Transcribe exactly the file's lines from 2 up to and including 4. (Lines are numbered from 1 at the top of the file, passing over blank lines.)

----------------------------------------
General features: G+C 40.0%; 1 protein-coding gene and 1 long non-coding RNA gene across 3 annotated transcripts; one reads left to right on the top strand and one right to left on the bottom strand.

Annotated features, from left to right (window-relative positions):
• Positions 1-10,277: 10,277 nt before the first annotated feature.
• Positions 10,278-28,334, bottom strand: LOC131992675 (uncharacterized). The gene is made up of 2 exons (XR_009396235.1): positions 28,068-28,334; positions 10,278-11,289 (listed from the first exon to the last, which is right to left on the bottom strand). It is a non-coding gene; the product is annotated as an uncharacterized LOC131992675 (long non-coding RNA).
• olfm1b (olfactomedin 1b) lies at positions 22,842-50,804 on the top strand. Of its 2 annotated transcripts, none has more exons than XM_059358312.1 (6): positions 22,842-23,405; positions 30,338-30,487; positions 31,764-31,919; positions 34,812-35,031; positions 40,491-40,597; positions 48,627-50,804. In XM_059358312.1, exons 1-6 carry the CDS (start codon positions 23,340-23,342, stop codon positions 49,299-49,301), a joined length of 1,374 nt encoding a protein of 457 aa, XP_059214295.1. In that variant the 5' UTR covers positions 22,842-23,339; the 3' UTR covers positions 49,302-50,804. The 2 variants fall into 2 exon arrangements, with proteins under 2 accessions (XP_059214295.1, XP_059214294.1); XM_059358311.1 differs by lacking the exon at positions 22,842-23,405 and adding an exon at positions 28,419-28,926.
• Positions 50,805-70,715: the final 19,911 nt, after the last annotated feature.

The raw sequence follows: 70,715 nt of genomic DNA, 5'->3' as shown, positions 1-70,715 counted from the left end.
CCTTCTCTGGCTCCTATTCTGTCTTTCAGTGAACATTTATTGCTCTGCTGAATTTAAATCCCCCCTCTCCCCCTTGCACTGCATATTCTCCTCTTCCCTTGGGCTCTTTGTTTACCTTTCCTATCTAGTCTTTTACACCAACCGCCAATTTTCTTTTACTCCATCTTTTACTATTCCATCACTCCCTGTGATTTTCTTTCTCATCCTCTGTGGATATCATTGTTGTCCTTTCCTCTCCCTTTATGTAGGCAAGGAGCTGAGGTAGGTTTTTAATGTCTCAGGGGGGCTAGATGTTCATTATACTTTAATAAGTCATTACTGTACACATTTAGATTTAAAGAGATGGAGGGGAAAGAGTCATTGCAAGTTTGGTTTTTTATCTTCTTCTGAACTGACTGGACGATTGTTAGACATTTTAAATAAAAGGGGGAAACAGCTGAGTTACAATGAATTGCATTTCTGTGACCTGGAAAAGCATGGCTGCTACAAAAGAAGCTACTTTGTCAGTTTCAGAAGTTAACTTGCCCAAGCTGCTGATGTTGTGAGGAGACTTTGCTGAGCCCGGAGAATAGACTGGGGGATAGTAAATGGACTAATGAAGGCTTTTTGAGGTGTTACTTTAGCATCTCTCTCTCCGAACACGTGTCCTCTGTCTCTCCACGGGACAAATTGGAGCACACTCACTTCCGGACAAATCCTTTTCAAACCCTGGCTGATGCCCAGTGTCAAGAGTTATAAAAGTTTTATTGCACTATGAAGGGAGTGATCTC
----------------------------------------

Annotated features, from left to right (window-relative positions):
• Positions 1-10,277: 10,277 nt before the first annotated feature.
• Positions 10,278-28,334, bottom strand: LOC131992675 (uncharacterized). The gene is made up of 2 exons (XR_009396235.1): positions 28,068-28,334; positions 10,278-11,289 (listed from the first exon to the last, which is right to left on the bottom strand). It is a non-coding gene; the product is annotated as an uncharacterized LOC131992675 (long non-coding RNA).